In the case of this election cycle in the US, the confluence of these political ids would inevitably lead to violence. But to say that the violence is due to either of these sides would be massively incorrect. Furthermore, to say that this violence will die down after the election is similarly incorrect. There is a strong history of this kind of dialogue outside of election seasons. In the case of the political right, it comes in the form of militias and the Sovereign Citizen movement. American right-wing militias are formed out of a fear of underrepresentation, in that some are formed out of a fear that during times of strife such as a disaster, they will be forgotten or neglected. Also, Out of a sense of righteous anger, the foundations of the country are being chipped away at. With such organizations as the Oathkeepers or the Bundys, their political messages either come with the threat or use of violence. It is the same with sovereign citizens who feel as though their country is exploiting them. A similar feeling of exploitation is felt by those on the left who either join protest groups or take part in riots. This feeling of exploitation and underrepresentation, similar to the Right, is seen expressed by riots in Baltimore and Ferguson.

So, this political violence is never going to entirely disappear, but it is possible that the less radical parts of this surge in violence tone down their rhetoric. It’s also imperative that they do. Nobody becomes part of a militia or a riotous mob overnight. They take part in slightly greyer areas of political violence and then slowly move toward the more radical wings. What is therefore imperative on all those taking part in the political debate is a movement towards actual, substantive debate. Now, this would be going against the direction of political debates nowadays, because we live in a post-internet world. In this post-internet world, it’s far too easy to isolate oneself ideologically, which inevitably leads to intellectual laziness. People turn to violent action not out of malice but because they haven’t had to interact with opposing viewpoints and haven’t been forced to construct their own. Of course, the plague of reductionism has existed since political debate first began, but it’s far easier now than it ever has been.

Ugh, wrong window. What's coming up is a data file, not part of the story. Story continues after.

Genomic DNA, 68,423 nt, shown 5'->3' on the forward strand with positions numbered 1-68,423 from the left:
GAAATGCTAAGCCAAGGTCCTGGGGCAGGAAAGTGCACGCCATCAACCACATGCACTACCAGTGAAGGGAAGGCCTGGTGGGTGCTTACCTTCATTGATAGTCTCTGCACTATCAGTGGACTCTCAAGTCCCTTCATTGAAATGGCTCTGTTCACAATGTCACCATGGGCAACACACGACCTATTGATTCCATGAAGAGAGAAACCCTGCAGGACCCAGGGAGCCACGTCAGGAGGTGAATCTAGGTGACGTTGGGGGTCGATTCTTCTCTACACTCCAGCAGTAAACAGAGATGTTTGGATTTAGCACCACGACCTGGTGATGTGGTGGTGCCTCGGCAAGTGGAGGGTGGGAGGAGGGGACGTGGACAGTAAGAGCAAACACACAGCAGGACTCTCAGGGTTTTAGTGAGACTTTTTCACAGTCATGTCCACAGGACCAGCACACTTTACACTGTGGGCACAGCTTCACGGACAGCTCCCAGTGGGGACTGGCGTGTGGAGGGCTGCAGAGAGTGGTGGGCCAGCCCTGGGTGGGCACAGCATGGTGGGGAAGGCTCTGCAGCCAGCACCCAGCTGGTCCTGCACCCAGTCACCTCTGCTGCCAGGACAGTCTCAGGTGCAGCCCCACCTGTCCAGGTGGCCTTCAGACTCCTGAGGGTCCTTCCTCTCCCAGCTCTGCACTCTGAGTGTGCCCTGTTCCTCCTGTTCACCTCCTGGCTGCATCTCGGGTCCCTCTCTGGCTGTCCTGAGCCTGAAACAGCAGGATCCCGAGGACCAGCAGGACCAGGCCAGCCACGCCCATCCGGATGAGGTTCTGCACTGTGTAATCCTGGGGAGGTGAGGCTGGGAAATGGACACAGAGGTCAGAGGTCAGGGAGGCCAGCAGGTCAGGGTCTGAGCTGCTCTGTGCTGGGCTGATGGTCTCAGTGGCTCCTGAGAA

In essence, the greatest issue with this surge in political violence is that people halt their analysis after they identify the root causes of each individual trend in such acts. It’s easy to point to underrepresentation, it’s more difficult to try and tackle that issue and it’s nigh on impossible to try and force people out of reductionism and into a substantive dialogue. It’s largely because we don’t like to think that it’s simply intellectual shorthand that leads to violence or that emotion-driven politics can poison the well on both sides. Until everyone realizes that debate and dialectics are the necessary process for political change, then we’ll always have political violence.